Zero technical skills are required to build a website using their drag and drop editor. Easily add content elements like text, photos, maps, and videos. Select the type of element you want to add and drag it onto the webpage. Edit your text without the knowledge of HTML or CSS with the built-in text editor, which works similarly to standard word processing software.
Ease of Use:
User Friendly – In other words it’s easy too. Creating your website is very easy, intuitive, and fast. Registering for an account takes you through a setup process that asks about the purpose of your website. This can be a website, online store, or a blog. Next, you choose your theme, the color of the theme, and your website’s URL or website address.
Once these elements are set-up, you are placed into the website’s drag and drop builder. The builder includes messaged tips that help to guide you through the process.
The whole process can take less than 30 minutes, or if you are in a huge hurry you could do in less than 10 minutes. Weebly is made for the person that needs a website right now so take that into mind when considering Weebly and how it fits with your website goals and growth plan.
Weebly offers four packages: Free, Starter, Pro, and Business. All four packages include the drag and drop website builder, free hosting, unlimited pages, storage space, and support via email and chat.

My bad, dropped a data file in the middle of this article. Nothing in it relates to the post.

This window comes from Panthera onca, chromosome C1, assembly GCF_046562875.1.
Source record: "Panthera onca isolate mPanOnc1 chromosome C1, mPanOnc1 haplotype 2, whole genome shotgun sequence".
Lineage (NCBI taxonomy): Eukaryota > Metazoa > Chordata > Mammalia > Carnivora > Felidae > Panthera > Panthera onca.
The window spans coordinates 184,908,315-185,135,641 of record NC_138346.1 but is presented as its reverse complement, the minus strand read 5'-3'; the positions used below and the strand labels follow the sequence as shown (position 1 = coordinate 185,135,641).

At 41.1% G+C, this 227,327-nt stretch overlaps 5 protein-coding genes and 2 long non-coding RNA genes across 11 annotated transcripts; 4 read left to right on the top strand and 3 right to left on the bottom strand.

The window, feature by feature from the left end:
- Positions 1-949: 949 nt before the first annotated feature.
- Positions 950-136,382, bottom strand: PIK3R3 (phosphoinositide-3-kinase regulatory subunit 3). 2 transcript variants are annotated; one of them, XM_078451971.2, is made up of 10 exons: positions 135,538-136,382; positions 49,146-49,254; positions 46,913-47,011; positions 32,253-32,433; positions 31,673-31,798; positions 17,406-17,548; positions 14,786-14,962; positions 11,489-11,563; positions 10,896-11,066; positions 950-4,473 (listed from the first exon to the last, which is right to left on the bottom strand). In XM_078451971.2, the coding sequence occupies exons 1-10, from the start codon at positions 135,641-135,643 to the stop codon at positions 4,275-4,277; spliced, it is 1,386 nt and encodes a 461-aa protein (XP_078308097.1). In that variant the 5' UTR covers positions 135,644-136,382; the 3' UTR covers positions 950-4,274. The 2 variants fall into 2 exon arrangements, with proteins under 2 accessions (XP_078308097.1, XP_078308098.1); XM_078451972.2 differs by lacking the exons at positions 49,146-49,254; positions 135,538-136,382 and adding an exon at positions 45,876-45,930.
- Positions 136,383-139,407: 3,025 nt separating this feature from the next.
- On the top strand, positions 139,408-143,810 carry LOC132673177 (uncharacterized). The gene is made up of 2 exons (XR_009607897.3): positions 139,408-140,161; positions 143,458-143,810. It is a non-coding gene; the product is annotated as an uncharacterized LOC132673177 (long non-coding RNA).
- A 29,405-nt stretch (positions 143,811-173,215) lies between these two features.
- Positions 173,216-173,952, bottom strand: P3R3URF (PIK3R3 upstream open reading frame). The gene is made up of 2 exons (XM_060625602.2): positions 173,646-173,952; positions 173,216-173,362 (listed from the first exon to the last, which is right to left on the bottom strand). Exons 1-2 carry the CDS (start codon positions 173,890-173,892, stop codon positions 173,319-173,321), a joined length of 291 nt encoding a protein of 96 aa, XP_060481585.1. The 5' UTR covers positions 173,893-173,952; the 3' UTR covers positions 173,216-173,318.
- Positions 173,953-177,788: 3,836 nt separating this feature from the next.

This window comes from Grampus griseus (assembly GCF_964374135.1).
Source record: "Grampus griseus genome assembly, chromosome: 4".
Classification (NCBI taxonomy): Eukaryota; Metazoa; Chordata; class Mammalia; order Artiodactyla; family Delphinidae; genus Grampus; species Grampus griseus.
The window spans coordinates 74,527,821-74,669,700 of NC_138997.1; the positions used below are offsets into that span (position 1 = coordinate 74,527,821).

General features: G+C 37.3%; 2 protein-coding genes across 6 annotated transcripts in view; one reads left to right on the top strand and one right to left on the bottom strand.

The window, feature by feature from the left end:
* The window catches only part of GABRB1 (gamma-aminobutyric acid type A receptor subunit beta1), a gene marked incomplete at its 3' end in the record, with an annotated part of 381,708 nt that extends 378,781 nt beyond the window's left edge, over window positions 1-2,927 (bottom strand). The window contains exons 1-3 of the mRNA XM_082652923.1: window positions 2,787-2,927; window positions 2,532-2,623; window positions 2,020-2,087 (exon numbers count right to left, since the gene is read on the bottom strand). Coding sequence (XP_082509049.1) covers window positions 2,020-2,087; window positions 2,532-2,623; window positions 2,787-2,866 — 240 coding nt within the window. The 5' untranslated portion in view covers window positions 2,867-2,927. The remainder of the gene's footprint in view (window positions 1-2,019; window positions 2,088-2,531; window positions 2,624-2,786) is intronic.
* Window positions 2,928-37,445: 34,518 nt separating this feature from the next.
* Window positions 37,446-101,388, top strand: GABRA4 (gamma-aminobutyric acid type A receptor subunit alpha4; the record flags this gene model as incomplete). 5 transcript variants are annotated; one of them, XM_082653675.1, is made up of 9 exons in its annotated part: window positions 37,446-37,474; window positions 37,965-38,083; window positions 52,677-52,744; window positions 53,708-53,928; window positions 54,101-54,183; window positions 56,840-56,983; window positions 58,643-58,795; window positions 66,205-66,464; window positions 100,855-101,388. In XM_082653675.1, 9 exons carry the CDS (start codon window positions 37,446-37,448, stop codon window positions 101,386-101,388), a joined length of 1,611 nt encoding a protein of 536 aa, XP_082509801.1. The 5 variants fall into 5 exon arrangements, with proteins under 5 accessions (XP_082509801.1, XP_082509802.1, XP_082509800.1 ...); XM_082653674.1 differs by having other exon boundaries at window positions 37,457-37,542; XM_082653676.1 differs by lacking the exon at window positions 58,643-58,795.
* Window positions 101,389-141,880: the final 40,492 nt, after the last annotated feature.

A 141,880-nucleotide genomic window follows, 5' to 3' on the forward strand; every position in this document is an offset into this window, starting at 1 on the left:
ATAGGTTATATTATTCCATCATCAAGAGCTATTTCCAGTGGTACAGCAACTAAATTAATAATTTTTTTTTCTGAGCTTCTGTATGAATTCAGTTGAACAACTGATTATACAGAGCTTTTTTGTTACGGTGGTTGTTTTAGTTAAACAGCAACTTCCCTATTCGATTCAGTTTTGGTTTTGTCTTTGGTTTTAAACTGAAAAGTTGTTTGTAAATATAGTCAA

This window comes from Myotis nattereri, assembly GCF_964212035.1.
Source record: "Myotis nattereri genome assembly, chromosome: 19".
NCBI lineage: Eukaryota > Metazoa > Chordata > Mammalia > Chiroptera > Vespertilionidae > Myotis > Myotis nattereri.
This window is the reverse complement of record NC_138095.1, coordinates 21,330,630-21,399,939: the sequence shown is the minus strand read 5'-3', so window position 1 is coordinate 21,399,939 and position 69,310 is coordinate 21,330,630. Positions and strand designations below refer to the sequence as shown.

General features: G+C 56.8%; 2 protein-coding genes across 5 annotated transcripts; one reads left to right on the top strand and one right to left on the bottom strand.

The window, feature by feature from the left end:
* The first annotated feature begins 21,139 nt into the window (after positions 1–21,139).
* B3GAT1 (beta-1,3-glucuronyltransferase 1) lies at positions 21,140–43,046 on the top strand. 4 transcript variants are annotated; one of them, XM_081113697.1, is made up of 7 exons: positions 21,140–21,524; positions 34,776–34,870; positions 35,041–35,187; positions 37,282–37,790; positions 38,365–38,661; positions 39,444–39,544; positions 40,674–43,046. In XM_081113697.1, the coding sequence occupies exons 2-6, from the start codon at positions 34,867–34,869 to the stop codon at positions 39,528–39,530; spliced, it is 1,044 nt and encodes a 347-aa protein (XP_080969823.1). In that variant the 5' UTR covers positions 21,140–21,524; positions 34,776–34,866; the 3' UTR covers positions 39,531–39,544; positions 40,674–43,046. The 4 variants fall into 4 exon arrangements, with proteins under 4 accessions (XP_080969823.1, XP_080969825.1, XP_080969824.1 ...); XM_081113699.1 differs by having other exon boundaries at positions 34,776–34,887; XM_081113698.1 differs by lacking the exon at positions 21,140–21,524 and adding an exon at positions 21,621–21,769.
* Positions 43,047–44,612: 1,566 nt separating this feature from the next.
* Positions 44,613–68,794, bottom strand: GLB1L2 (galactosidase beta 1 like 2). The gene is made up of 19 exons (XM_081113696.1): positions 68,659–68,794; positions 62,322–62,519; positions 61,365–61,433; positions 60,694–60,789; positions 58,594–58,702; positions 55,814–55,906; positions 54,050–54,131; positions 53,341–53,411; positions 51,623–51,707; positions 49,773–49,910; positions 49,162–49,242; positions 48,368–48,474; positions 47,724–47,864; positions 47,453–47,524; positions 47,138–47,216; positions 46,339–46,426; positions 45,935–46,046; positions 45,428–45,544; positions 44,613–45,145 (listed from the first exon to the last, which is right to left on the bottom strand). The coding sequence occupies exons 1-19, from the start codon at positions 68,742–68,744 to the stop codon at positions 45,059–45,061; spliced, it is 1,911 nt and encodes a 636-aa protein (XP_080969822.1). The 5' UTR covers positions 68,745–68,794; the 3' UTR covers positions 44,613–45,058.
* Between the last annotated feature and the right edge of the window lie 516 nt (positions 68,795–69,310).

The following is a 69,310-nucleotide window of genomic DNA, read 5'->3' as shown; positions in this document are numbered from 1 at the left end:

Building a new website? Try a Content Management System.
A CMS (Content Management System) is a computer application or set of similar programs that can be used to create or, as the name suggests, manage digital content. This is done by adding, editing, or deleting content that is to be published on a website. A huge pro to using a CMS is that your content editing is separate from the design and functionality of the site, so users that aren’t technically trained can add, format and edit their content on the website without having to fiddle with design and coding. Let’s take a closer look at the top three most popular CMS options to choose the best solution to build your new website on.
Since WordPress’ inception in 2003, it has had undeniably the best run of all available content management systems. In the CMS (content management system) market, it is a big fish in the pond with a market share of 60 percent and climbing. More impressively, WordPress recently crossed the 30 percent threshold for usage overall. Based on Internet Live Stats, that means that about 560 million websites run on WordPress, making it the fastest growing CMS platform of the last eight years. The latest version has alone been downloaded over 90 million times and among some of its users are well-known websites like the New York Times, E-Bay , Forbes, GM, and Jay-Z.
WordPress boasts a variety of features including: simplicity, flexibility, publishing tools, user and media management, full standards compliance, easy theme system, extend with plugin and premium add-ons, built-in commenting functionality, search engine optimized, multilingual, easy installation and upgrades, and most importantly you own your data.
Being an open source platform, developers around the world contribute to the WordPress community through development of new features, plugins, themes, and other tools to help you streamline the build of your new website.